Tuesday, February 17, 2009

Discipline and Restraint: What Research Says About Dieting

Dieting can be tough - just ask Oprah Winfrey. Anyone who has struggled with their weight in the past (or currently) can attest to the fact that those extra pounds just seem to sneak up on you, and before you know it, you're tipping the scales. In this sense, dieting can be futile and most definitely confusing; there are so many diets out there! What is the "right" or "best" way to lose weight and keep it off for life? A growing body of research is pointing to the fact that - you guessed it - successful dieting requires a great deal of restraint and discipline.

Anyone who has ever "black-listed" certain foods, or has restricted or restrained them from their diet can attest to the fact that sooner or later, they're going to snap and binge on all of those goodies (or should we call them baddies?). Previous short-term research studies can back this up. So isn't it better just to eat these "bad" foods in moderation so that we aren't inclined to pig out? That would make sense in a perfect world, but it's actually very wrong. You see, most of us aren't disciplined enough to know what "moderation" is! We are, after all, human, and we are inherently driven by our instincts. Visual cues, scents and the "just one bite" approach might send you into a pig-out frenzy. Sometimes we just don't know when to stop, or we simply lack the willpower to de-junk our kitchens and homes to avoid temptation in the first place.

New research published in The American Journal of Health Promotion points to the fact that demonstrating restrained eating - which means avoiding unhealthy foods and substituting them with healthy ones - can reduce your risk of gaining weight by almost 2.5 times in the long run. The researchers highlight the fact that if we want to maintain our weight or lose weight, we simply can't eat whatever we might desire.

As tough and time consuming as it might sound, there is more evidence than ever that keeping food diaries, counting calories and periodically weighing oneself is a sound practice. This allows you to do the math - you can see exactly where and when you consumed those extra calories, backed by a change in the numbers on the scale. If you do tend to pig out, the numbers will speak for themselves, and you will know what you have to do if you really want to lose weight. If we do indeed practice restrained eating, and we rid our homes and environments of "bad" foods, then they just aren't there for us to snack on. Once in a while, as a reward it might be nice to have a brownie or two, but if you keep track of where you pigged out then you know just what is throwing your diet off.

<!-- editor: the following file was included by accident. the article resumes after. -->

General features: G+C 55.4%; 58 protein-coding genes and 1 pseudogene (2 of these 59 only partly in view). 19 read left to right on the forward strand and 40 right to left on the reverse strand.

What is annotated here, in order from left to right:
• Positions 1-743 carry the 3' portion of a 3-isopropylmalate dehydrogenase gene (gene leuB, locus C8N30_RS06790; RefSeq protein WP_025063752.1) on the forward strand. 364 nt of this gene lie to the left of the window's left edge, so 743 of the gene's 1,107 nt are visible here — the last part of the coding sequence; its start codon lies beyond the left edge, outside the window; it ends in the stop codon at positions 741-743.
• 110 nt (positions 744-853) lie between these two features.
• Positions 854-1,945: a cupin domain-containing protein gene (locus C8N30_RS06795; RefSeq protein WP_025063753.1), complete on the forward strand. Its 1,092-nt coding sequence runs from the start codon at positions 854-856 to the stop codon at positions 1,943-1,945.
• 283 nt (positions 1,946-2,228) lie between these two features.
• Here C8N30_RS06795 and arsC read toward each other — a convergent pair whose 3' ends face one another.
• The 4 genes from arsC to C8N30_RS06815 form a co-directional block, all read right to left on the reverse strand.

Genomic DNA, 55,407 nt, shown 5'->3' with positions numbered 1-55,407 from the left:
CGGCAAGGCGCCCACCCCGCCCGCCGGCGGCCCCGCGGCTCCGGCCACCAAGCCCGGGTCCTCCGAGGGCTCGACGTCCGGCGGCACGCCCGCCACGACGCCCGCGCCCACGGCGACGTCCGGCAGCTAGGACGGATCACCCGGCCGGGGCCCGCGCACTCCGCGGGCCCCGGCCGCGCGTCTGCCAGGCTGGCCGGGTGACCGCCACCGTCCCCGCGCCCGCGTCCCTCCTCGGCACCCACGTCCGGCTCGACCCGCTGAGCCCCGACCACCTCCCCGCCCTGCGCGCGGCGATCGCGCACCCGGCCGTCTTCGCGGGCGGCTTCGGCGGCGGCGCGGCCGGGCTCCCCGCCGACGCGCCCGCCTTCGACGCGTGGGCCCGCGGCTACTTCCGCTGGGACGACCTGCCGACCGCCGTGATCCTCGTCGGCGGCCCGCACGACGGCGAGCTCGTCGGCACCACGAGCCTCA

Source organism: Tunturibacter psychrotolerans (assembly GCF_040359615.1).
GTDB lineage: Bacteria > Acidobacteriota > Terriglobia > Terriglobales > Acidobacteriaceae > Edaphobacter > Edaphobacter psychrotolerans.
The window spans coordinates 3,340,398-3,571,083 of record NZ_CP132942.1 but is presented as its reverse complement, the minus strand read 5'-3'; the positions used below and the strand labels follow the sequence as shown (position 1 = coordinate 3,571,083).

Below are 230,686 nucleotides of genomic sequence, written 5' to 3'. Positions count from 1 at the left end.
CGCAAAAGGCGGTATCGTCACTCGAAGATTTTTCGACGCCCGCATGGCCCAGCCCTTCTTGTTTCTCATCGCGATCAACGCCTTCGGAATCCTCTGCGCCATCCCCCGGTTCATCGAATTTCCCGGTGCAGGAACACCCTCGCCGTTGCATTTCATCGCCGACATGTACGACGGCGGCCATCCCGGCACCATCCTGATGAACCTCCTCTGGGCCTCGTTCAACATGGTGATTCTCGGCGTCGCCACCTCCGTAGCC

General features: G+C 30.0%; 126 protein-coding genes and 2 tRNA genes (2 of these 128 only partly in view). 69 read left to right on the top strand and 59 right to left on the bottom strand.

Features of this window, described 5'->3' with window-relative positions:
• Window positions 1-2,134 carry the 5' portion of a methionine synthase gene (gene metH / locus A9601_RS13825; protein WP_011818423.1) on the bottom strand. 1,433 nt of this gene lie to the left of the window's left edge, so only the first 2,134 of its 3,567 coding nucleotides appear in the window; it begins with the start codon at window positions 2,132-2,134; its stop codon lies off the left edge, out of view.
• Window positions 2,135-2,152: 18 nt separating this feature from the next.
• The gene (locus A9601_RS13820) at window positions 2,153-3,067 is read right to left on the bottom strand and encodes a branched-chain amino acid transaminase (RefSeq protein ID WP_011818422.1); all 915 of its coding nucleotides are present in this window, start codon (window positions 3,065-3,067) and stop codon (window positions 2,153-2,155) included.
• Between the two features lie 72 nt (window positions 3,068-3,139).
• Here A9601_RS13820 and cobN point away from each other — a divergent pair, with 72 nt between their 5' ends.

If all of this is way out of left field for you, or you simply lack the time to keep a food journal- consider consulting a registered dietitian or going on a meal plan such as NIM where your calories are calculated for you, meals are pre-packaged, and there is no temptation to keep going back for more. The researchers involved in this study found that individuals who received help in the form of consultation over the phone actually doubled their intake of fruits and vegetables and made other healthy changes to their diet. The easier dieting is to understand, the easier it is to take action to make changes.

Disciplining yourself to control your exposure to high-calorie, unhealthy foods can be very difficult, especially when temptation is all around you. That's why it's your job to get rid of what tempts you at home, and be as strong as you can when all of your friends are eating foods that you know you shouldn't. Other suggested practices for successful weight loss include eating routine meals -keeping a schedule - so that your brain knows when it's going to get what it wants, and you will be less inclined to reach for the nearest piece of food (what ever it might be!) when you are hungry.

Part of the challenge of a healthy lifestyle is to re-define your rewards and re-program your brain and body to enjoy and prefer healthy food over the bad stuff. Just be sure that you do actually reward yourself for hard week of work. If you know you are going to eat dessert on Friday, or bacon on Sunday morning, then you will be far less tempted to cheat at any other time during the week, your cravings won't be as bad. All things considered, you have to keep your mind, body and soul happy if you truly want to achieve your goals, whatever they may be.


Cliff Peskin said...

Achievement almost always requires work, systems and practice.
I think the book Outliers could be referenced here. I bet that if one were to take a close look at people who seem to have no weight issues whatsoever (the one's who say all they eat is junk but are in mint physical shape)they actually aren't so unhealthy after all. I personally eat mcdonalds twice a week but besides that 99% of the food i eat is clear of processed ingredients and sugar. I spend hours each day planning and preparing healthy meals but as a slim guy i definitely have friends who see my bag of mcdonalds and think i'm lucky in that i'm able to get away with eating anything.They're incorrect though - i live off of plants and protein - but yes i do eat mcdonalds for lunch on tuesdays and saturdays.

Anonymous said...

I feel so guilty, I hate a hot dog today because I was starving. There was a hot dog stand outside of my office building and I just could not resist. Oh well, tomorrow is another day.

Anonymous said...

Wow, I can't believe you eat McDonalds so often! That's kind of gross.